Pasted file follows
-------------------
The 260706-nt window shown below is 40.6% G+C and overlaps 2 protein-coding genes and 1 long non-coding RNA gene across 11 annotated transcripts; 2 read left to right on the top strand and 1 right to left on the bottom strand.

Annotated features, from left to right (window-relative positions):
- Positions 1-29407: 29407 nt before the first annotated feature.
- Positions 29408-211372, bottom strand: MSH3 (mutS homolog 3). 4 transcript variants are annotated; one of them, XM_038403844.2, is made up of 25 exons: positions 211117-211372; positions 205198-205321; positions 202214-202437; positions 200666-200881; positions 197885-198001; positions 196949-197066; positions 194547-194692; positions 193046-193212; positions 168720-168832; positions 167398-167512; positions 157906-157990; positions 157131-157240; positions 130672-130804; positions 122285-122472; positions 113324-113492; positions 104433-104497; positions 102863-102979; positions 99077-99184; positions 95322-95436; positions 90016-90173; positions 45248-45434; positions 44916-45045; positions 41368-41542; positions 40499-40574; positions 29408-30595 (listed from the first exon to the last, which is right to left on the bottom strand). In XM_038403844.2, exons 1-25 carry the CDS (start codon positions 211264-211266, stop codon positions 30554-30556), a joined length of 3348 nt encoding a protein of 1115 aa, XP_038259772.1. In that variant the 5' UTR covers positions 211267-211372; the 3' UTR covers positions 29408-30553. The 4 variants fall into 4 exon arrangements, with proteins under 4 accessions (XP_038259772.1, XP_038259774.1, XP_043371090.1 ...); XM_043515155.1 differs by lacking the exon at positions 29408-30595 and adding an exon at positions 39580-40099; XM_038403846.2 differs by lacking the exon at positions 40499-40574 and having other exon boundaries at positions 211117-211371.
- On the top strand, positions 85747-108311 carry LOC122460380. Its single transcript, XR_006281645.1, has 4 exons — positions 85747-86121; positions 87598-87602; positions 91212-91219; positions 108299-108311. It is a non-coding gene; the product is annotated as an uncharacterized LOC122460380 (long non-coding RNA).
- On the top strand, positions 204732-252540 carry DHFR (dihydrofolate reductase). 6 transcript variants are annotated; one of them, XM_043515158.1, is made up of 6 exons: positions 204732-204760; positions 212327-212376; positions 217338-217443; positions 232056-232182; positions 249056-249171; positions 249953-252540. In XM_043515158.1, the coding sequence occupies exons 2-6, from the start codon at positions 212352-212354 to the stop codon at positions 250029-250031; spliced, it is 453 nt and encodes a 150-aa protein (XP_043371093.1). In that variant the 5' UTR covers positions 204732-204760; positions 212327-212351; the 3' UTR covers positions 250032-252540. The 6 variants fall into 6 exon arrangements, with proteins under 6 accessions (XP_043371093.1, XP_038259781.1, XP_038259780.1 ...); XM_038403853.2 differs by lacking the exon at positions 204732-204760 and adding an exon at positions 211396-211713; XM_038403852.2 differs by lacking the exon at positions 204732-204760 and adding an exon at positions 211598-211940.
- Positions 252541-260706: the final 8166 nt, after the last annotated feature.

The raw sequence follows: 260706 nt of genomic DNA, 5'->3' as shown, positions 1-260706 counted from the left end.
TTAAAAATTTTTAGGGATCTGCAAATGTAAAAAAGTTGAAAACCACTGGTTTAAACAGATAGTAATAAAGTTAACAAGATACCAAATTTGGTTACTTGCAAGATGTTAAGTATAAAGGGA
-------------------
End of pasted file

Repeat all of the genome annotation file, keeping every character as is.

The 260706-nt window shown below is 40.6% G+C and overlaps 2 protein-coding genes and 1 long non-coding RNA gene across 11 annotated transcripts; 2 read left to right on the top strand and 1 right to left on the bottom strand.

Annotated features, from left to right (window-relative positions):
- Positions 1-29407: 29407 nt before the first annotated feature.
- Positions 29408-211372, bottom strand: MSH3 (mutS homolog 3). 4 transcript variants are annotated; one of them, XM_038403844.2, is made up of 25 exons: positions 211117-211372; positions 205198-205321; positions 202214-202437; positions 200666-200881; positions 197885-198001; positions 196949-197066; positions 194547-194692; positions 193046-193212; positions 168720-168832; positions 167398-167512; positions 157906-157990; positions 157131-157240; positions 130672-130804; positions 122285-122472; positions 113324-113492; positions 104433-104497; positions 102863-102979; positions 99077-99184; positions 95322-95436; positions 90016-90173; positions 45248-45434; positions 44916-45045; positions 41368-41542; positions 40499-40574; positions 29408-30595 (listed from the first exon to the last, which is right to left on the bottom strand). In XM_038403844.2, exons 1-25 carry the CDS (start codon positions 211264-211266, stop codon positions 30554-30556), a joined length of 3348 nt encoding a protein of 1115 aa, XP_038259772.1. In that variant the 5' UTR covers positions 211267-211372; the 3' UTR covers positions 29408-30553. The 4 variants fall into 4 exon arrangements, with proteins under 4 accessions (XP_038259772.1, XP_038259774.1, XP_043371090.1 ...); XM_043515155.1 differs by lacking the exon at positions 29408-30595 and adding an exon at positions 39580-40099; XM_038403846.2 differs by lacking the exon at positions 40499-40574 and having other exon boundaries at positions 211117-211371.
- On the top strand, positions 85747-108311 carry LOC122460380. Its single transcript, XR_006281645.1, has 4 exons — positions 85747-86121; positions 87598-87602; positions 91212-91219; positions 108299-108311. It is a non-coding gene; the product is annotated as an uncharacterized LOC122460380 (long non-coding RNA).
- On the top strand, positions 204732-252540 carry DHFR (dihydrofolate reductase). 6 transcript variants are annotated; one of them, XM_043515158.1, is made up of 6 exons: positions 204732-204760; positions 212327-212376; positions 217338-217443; positions 232056-232182; positions 249056-249171; positions 249953-252540. In XM_043515158.1, the coding sequence occupies exons 2-6, from the start codon at positions 212352-212354 to the stop codon at positions 250029-250031; spliced, it is 453 nt and encodes a 150-aa protein (XP_043371093.1). In that variant the 5' UTR covers positions 204732-204760; positions 212327-212351; the 3' UTR covers positions 250032-252540. The 6 variants fall into 6 exon arrangements, with proteins under 6 accessions (XP_043371093.1, XP_038259781.1, XP_038259780.1 ...); XM_038403853.2 differs by lacking the exon at positions 204732-204760 and adding an exon at positions 211396-211713; XM_038403852.2 differs by lacking the exon at positions 204732-204760 and adding an exon at positions 211598-211940.
- Positions 252541-260706: the final 8166 nt, after the last annotated feature.

The raw sequence follows: 260706 nt of genomic DNA, 5'->3' as shown, positions 1-260706 counted from the left end.
TTAAAAATTTTTAGGGATCTGCAAATGTAAAAAAGTTGAAAACCACTGGTTTAAACAGATAGTAATAAAGTTAACAAGATACCAAATTTGGTTACTTGCAAGATGTTAAGTATAAAGGGA